Conspiracy counts upheld against two charged in Market Street collapse

Posted: June 05, 2014

THE TWO MEN facing a murder trial in last June's Market Street building collapse that killed six people lost another round in court yesterday after a judge rejected their requests to throw out conspiracy charges.

Following a brief motions hearing, Common Pleas Judge Benjamin Lerner ruled that city prosecutors had presented enough evidence during a Feb. 18 preliminary hearing to sustain the conspiracy charges.

A trial date has not yet been set for Sean Benschop, 43, and Griffin Campbell, 50, who are being held without bail.

In addition to facing conspiracy counts, both defendants are each charged with six counts of third-degree murder, six counts of involuntary manslaughter and related offenses for their roles in the June 5 disaster on Market Street near 22nd.

The six victims were killed and 13 others injured when the wall of a building being demolished toppled onto an adjacent Salvation Army thrift store.

Defense attorney Daine Grey told Lerner that his client, Benschop, the excavator operator on the site, was merely an employee who took orders from Campbell, the demolition contractor who hired him.

"He was a day worker who simply followed his employer's instructions," Grey said.

But Lerner rejected that, saying regardless of Benschop's employee status to Griffin, it is clear that both agreed on how they would take down the unsupported wall that fell on the thrift store.

Assistant District Attorney Jennifer Selber said there is no question that Campbell and Benschop conspired to demolish the building in a dangerous manner - even after both had been previously warned not to use an excavator in that manner.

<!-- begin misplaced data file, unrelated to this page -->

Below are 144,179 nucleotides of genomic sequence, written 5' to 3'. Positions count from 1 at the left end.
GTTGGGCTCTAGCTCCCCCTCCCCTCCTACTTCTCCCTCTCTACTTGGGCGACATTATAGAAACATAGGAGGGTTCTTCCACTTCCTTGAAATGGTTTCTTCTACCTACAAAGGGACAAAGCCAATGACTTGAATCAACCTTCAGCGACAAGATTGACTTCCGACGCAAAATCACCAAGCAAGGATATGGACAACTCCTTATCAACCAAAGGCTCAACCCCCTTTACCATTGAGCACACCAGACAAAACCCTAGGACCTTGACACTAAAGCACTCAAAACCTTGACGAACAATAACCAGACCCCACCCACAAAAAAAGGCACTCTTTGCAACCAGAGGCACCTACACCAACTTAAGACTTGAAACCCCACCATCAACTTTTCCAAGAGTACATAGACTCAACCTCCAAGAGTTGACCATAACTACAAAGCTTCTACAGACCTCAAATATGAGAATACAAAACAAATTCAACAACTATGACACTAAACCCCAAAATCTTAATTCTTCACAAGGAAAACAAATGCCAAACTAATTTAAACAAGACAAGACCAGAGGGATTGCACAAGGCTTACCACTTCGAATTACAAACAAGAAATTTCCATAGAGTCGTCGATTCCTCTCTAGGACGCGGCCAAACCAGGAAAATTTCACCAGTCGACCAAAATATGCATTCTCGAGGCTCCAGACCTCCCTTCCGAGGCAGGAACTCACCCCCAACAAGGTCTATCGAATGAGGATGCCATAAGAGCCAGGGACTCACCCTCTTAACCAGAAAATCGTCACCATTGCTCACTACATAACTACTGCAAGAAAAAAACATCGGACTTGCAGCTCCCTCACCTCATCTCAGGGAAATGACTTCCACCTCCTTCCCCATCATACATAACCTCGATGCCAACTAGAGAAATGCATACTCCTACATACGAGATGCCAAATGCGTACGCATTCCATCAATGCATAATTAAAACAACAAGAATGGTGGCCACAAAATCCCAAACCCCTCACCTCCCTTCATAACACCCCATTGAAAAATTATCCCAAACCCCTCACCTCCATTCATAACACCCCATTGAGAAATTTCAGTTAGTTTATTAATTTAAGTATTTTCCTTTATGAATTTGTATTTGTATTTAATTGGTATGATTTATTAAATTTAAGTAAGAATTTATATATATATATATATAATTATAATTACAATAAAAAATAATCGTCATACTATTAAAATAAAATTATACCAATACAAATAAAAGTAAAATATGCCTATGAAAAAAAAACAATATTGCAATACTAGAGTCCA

"They conspired because it's a separate criminal act when you make an agreement to do something criminal," she said. "And in this case the 'something criminal'was taking that building down in a reckless manner. "

Griffin's defense attorney, William D. Hobson, in addition to seeking to get the conspiracy charge dismissed, also told Lerner he planned to file motions seeking bail and a separate trial from Benschop. Lerner said he would entertain those motions possibly at the next scheduled court hearing on June 24.

After the hearing, Hobson and Grey told reporters that Campbell and Benschop are being scapegoated by city prosecutors.

Hobson said that while his prayers are with the victims, race is a glaring factor in the case because both defendants are black while others who have not been charged are white, including the owner of the building that was being demolished, Richard Basciano.

"This is not third-degree murder, it's not involuntary manslaughter. It's a tragic accident that starts way above [the defendants] at the power," Hobson said.

"It starts with deputy mayors and real-estate developers and Basciano and Plato Marinakos," an architect hired by Basciano.

Selber declined to say if the investigating grand jury that indicted the defendants was still hearing evidence that could result in others being arrested. She said her office would oppose granting bail for the defendants and separate trials.

Kim Campbell, 47, said her husband Griffin "is not the monster that the media says he is. I know he's not."

When asked to reflect on this week's first anniversary of the collapse, the mother of four said: "Our hearts go out to the families of the victims and the victims."

On Twitter: @MensahDean


comments powered by Disqus